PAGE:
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See more posts in the Leadership Caffeine™ series.

Read More of Art’s Motivational Writing on Leadership and Management at!

Art Petty serves senior executives and management teams as a performance coach and strategy facilitator. Art is a popular keynote speaker focusing on helping professionals and organizations learn to survive and thrive in an era of change. Additionally, Art’s books are widely used in leadership development programs. To learn more or discuss a challenge, contact Art.

book cover: shows title Leadership Caffeine-Ideas to Energize Your Professional Development by Art Petty. Includes image of a coffee cup.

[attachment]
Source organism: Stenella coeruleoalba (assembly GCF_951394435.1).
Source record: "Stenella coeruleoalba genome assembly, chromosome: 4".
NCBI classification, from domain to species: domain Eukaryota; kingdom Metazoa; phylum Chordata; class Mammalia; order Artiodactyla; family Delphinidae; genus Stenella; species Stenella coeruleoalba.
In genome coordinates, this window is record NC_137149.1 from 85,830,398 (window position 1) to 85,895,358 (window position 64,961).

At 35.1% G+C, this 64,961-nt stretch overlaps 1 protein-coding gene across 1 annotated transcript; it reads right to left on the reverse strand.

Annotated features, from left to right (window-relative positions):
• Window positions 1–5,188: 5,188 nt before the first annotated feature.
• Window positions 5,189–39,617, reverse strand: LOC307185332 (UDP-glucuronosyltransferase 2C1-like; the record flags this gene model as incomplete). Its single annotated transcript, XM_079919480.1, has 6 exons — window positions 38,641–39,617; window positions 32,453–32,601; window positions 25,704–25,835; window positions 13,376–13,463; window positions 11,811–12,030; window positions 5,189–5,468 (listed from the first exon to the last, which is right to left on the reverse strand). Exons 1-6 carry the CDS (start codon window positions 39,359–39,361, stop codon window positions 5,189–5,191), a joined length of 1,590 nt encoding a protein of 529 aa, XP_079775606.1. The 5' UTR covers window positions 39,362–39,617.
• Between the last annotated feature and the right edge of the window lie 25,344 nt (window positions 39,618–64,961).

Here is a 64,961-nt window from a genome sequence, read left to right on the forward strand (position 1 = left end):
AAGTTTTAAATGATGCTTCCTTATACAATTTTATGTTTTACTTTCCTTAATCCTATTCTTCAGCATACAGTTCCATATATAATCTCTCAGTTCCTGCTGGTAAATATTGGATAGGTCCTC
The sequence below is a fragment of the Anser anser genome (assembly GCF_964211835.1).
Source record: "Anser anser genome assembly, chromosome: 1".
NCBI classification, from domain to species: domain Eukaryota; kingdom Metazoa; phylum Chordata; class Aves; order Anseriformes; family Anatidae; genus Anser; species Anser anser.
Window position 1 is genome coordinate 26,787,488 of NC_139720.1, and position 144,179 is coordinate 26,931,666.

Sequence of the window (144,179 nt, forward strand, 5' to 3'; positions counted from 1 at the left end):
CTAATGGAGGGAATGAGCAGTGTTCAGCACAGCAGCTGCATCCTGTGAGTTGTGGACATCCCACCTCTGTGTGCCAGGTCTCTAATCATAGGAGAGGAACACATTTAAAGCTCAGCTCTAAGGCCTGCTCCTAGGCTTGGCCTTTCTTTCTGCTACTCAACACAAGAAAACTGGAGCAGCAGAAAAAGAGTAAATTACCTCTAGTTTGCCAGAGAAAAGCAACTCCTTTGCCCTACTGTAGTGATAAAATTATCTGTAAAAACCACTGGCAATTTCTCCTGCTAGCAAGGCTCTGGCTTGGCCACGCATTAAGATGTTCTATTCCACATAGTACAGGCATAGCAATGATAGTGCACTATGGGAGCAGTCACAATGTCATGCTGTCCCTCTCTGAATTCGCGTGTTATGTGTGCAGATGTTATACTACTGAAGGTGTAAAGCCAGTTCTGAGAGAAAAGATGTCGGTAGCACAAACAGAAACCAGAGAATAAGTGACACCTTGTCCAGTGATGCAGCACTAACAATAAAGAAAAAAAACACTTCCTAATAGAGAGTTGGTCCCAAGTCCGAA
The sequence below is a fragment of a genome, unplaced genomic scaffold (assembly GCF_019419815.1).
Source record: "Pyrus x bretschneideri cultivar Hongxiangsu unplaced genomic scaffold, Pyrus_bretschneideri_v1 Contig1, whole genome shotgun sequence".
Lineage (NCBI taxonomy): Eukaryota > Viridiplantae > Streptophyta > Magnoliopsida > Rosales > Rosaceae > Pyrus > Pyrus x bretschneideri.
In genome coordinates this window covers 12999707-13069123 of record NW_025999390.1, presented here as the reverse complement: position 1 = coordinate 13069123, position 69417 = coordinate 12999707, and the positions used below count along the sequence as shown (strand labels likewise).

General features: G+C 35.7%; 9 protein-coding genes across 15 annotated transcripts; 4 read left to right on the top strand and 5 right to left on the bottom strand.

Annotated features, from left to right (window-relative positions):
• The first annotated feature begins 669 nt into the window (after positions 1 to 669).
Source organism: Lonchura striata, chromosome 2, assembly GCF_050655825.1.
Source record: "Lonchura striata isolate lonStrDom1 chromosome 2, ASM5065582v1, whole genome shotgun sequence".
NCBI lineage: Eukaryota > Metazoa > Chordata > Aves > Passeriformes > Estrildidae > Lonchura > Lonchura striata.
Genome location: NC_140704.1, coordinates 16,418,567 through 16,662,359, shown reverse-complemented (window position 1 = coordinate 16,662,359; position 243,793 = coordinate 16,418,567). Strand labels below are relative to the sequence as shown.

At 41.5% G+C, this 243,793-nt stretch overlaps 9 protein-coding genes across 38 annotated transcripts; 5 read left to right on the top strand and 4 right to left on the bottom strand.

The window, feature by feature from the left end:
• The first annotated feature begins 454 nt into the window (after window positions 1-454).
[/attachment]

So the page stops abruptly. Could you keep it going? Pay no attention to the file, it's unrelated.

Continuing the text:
Leadership Caffeine™—Fight to Eliminate Obstacles

image of a foam coffee cup with brown outer sleeveWhat are the obstacles in front of your team and how hard are you working at knocking them down? Chances are you can and should be working harder at this critical task. 

A number of years ago, I was responsible for the product and marketing activities of a prototype systems division inside one of the world’s largest consumer electronics firms. It was and is one of my favorite roles of my career, and a firm I hold in high regard for its commitment to a strong set of core values. Nonetheless, like most large firms, it had rules and a bureaucracy to inform and enforce the rules.